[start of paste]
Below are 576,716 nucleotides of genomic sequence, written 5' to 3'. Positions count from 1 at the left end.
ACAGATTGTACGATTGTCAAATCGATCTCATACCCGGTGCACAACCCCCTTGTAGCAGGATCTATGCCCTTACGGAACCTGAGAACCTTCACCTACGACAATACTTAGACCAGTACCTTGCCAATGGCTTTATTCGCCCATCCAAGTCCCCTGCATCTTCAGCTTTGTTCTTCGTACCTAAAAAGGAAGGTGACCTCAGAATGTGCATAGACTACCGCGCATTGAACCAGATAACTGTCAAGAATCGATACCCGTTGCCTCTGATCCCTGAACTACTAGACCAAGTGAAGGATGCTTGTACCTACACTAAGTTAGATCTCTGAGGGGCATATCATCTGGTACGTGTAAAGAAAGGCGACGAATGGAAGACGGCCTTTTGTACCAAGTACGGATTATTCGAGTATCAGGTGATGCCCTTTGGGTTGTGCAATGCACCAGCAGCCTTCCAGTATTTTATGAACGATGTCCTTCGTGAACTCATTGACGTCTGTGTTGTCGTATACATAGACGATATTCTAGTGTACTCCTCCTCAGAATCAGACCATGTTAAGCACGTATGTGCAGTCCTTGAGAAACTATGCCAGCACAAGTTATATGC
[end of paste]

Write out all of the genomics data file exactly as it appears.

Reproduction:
Below are 576,716 nucleotides of genomic sequence, written 5' to 3'. Positions count from 1 at the left end.
ACAGATTGTACGATTGTCAAATCGATCTCATACCCGGTGCACAACCCCCTTGTAGCAGGATCTATGCCCTTACGGAACCTGAGAACCTTCACCTACGACAATACTTAGACCAGTACCTTGCCAATGGCTTTATTCGCCCATCCAAGTCCCCTGCATCTTCAGCTTTGTTCTTCGTACCTAAAAAGGAAGGTGACCTCAGAATGTGCATAGACTACCGCGCATTGAACCAGATAACTGTCAAGAATCGATACCCGTTGCCTCTGATCCCTGAACTACTAGACCAAGTGAAGGATGCTTGTACCTACACTAAGTTAGATCTCTGAGGGGCATATCATCTGGTACGTGTAAAGAAAGGCGACGAATGGAAGACGGCCTTTTGTACCAAGTACGGATTATTCGAGTATCAGGTGATGCCCTTTGGGTTGTGCAATGCACCAGCAGCCTTCCAGTATTTTATGAACGATGTCCTTCGTGAACTCATTGACGTCTGTGTTGTCGTATACATAGACGATATTCTAGTGTACTCCTCCTCAGAATCAGACCATGTTAAGCACGTATGTGCAGTCCTTGAGAAACTATGCCAGCACAAGTTATATGC